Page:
WRAIR researchers publish results from Plasmodium vivax malaria vaccine study

WRAIR researchers publish results from Plasmodium vivax malaria vaccine study

Walter Reed Army Institute of Research researchers recently published the results of testing a Plasmodium vivax malaria vaccine candidate in a human challenge model. [More]
Luminex collaborates with University of São Paulo to validate multi-analyte Zika virus assay

Luminex collaborates with University of São Paulo to validate multi-analyte Zika virus assay

Luminex Corporation today announced it is collaborating with the Laboratory of Molecular Evolution & Bioinformatics, Biomedical Sciences Institute, University of São Paulo, Brazil to validate a multi-analyte Zika virus assay developed by Luminex partner, GenArraytion, Inc. [More]
Tackling Zika virus: Challenges ahead

Tackling Zika virus: Challenges ahead

Health officials, drug companies, governments and the public are scrambling to understand and combat the Zika virus. The virus was first identified almost 70 years ago, but little is known about it. And now, officials suspect it could be related to a rise in microcephaly cases in affected countries. [More]
Researchers examine socio-ecology, climate responses of Zika virus transmission

Researchers examine socio-ecology, climate responses of Zika virus transmission

Zika: The virus has emerged as a major public health threat that's rapidly spreading through South and Central America and the Caribbean. [More]
UF study shows effective way to control damaging health impacts of mosquito-borne diseases

UF study shows effective way to control damaging health impacts of mosquito-borne diseases

A common toxin used to kill yellow fever mosquito larvae - the most prevalent transmitter of dengue, chikungunya and zika viruses - is highly effective. While there are some fitness advantages to surviving adults, this is still an effective way to control the damaging health impacts of these mosquito-borne diseases, a new University of Florida study shows. [More]
ZAO provides platform for scientists, clinicians to share new research and clinical data on Zika

ZAO provides platform for scientists, clinicians to share new research and clinical data on Zika

ZAO provides a platform for scientists and clinicians to publish their findings and source data on Zika and its mosquito vectors within days of submission, so that research, medical and government personnel can keep abreast of the rapidly evolving outbreak. [More]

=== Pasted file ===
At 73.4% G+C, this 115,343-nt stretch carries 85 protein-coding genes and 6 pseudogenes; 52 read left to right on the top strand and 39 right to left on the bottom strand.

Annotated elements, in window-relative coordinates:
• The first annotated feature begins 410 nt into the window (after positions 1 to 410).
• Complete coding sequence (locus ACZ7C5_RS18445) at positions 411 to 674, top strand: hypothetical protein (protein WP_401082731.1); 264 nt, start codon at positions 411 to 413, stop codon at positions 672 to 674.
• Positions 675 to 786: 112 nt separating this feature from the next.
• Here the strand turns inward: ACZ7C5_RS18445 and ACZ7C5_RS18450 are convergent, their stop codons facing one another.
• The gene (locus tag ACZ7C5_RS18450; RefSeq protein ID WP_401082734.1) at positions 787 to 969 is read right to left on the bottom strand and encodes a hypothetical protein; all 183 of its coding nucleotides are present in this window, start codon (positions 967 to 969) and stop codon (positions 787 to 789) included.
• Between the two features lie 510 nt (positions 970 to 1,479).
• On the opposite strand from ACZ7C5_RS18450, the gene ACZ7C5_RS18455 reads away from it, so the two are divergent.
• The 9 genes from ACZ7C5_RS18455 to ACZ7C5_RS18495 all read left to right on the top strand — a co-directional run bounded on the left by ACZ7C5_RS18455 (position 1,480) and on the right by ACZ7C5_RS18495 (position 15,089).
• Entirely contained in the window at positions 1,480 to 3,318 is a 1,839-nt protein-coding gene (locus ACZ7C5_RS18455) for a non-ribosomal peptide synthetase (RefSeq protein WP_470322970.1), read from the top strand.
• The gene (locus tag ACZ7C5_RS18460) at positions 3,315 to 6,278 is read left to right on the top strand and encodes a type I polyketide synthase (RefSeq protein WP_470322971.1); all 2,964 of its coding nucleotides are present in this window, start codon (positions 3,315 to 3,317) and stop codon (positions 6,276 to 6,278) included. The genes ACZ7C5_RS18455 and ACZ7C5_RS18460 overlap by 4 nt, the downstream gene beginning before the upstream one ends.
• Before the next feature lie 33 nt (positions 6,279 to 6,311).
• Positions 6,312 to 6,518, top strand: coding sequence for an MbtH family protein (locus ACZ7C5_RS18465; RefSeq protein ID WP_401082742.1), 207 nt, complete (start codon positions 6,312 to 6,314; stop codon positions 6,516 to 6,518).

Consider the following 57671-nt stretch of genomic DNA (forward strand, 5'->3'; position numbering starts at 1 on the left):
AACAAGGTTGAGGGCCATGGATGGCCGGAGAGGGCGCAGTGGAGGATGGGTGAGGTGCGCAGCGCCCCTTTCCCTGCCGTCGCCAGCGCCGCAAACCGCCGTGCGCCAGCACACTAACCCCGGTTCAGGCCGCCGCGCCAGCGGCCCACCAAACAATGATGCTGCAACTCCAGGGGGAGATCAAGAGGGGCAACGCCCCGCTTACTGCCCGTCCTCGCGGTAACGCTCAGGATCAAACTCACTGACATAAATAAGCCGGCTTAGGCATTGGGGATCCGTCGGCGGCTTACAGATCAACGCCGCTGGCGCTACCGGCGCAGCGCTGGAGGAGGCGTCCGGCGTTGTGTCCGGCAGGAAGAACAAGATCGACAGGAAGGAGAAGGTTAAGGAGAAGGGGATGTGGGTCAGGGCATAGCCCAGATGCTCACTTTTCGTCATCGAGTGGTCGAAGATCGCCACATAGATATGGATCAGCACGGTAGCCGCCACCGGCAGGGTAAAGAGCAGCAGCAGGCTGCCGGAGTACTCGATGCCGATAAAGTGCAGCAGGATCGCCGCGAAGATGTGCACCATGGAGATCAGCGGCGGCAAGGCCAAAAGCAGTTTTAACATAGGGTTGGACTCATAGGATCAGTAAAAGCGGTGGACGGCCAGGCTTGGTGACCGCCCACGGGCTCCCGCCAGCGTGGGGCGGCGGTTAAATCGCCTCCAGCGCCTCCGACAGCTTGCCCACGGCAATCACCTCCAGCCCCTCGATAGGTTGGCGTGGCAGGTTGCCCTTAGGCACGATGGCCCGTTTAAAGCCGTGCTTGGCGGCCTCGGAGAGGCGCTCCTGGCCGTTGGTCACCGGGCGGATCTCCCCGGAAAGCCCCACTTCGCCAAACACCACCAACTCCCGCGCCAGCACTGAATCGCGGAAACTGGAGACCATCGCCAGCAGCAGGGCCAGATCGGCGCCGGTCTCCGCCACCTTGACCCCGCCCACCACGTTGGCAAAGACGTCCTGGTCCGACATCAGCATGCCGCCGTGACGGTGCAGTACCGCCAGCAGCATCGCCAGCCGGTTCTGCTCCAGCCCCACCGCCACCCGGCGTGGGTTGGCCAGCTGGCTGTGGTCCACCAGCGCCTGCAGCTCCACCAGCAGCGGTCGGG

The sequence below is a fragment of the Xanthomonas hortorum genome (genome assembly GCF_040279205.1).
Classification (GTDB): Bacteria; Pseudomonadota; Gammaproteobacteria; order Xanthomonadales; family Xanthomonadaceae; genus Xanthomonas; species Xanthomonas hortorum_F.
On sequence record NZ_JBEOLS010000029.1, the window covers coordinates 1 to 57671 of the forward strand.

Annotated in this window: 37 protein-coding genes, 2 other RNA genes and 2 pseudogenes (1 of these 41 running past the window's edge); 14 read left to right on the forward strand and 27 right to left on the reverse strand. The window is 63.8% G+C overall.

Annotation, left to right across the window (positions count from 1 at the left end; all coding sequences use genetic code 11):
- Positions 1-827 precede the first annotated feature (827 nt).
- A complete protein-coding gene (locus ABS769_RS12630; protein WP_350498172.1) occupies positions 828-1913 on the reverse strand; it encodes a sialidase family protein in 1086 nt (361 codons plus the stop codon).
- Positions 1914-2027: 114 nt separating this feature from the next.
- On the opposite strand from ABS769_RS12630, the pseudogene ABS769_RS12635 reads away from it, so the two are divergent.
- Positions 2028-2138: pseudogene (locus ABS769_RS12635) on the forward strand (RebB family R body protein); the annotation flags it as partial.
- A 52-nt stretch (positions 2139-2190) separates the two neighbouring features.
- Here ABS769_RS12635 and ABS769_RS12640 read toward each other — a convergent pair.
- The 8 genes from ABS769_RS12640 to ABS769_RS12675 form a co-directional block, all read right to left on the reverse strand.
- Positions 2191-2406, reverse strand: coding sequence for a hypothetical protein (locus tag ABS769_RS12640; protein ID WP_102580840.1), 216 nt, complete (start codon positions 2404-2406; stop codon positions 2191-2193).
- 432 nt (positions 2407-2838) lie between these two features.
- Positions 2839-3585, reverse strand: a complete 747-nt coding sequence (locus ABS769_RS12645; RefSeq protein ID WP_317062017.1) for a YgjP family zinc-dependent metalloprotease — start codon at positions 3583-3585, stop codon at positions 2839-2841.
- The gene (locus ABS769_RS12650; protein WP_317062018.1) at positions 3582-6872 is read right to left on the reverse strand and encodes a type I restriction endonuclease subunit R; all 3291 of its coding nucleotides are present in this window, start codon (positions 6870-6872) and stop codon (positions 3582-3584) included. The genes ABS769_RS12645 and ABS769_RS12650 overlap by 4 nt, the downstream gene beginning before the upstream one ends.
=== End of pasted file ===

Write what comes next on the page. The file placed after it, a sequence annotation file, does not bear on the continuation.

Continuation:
Vaccinations could have significant economic value

Vaccinations could have significant economic value

Vaccinations, long recognized as an excellent investment that saves lives and prevents illness, could have significant economic value that far exceeds their original cost, a new study from researchers at the Johns Hopkins Bloomberg School of Public Health has found. [More]
A Thai man with Zika virus has been hospitalized in Taiwan

A Thai man with Zika virus has been hospitalized in Taiwan

A man from Thailand has been hospitalized in Taiwan after having arrived there infected with Zika virus, an agent thought to be associated with brain-damaging birth defects in infants. [More]

Mosquitoes known to transmit dengue, chikungunya more likely to lay eggs in water sources near flowers

Certain mosquitoes are more likely to lay eggs in water sources near flowers than in water sources without flowers, according to an article published in the Journal of Medical Entomology. [More]
Researchers test effectiveness of commercially available mosquito repellents

Researchers test effectiveness of commercially available mosquito repellents

Researchers at New Mexico State University tested 10 commercially available products for their effectiveness at repelling mosquitoes, and the results were published in the Journal of Insect Science. [More]
Health Partnership Scheme funds project dedicated to viral haemorrhagic fever

Health Partnership Scheme funds project dedicated to viral haemorrhagic fever

A team from Plymouth University Peninsula Schools of Medicine and Dentistry and Plymouth Hospitals NHS Trust has received funding of £136,000 from the Health Partnership Scheme to develop a training programme to help the Sierra Leonean Health Service to fight future outbreaks of viral haemorrhagic fever. [More]